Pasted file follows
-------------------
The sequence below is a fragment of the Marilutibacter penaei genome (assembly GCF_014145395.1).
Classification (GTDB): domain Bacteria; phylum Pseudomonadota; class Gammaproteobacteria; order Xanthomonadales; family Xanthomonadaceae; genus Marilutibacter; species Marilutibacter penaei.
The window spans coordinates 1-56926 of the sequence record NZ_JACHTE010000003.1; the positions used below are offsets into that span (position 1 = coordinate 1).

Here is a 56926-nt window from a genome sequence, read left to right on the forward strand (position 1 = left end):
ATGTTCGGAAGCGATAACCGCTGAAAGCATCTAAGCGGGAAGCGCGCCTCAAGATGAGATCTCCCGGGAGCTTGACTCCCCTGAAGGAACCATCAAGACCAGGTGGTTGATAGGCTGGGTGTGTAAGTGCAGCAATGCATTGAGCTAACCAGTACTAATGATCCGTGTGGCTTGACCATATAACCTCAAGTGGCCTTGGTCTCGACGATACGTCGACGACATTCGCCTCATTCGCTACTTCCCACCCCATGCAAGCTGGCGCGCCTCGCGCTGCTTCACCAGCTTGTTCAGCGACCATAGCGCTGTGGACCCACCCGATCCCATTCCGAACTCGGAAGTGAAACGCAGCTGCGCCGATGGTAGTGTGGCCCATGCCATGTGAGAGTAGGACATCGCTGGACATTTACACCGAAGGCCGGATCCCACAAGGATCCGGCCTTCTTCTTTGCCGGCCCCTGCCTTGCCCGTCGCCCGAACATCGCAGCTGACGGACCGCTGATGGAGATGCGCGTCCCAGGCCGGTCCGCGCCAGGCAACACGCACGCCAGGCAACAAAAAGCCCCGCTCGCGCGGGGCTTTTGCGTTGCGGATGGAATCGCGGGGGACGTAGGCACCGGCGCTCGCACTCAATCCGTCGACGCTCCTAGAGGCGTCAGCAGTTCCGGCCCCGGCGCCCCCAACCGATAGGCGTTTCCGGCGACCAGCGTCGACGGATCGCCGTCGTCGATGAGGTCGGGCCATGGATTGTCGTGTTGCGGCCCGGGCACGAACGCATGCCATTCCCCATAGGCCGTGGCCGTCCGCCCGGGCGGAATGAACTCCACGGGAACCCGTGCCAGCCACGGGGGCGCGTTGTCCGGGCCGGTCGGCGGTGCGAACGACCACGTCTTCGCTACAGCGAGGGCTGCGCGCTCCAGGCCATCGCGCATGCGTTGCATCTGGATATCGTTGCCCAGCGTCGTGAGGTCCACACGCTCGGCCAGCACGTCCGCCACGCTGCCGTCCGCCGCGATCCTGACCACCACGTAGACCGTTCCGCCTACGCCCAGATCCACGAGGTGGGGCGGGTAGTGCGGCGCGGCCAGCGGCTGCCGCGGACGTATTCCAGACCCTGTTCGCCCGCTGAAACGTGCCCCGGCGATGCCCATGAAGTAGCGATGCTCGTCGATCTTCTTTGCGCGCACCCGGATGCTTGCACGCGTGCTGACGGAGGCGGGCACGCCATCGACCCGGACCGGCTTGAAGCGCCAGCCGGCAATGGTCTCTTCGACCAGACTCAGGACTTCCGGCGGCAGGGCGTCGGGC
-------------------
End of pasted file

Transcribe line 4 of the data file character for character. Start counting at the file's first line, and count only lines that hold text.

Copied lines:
Here is a 56926-nt window from a genome sequence, read left to right on the forward strand (position 1 = left end):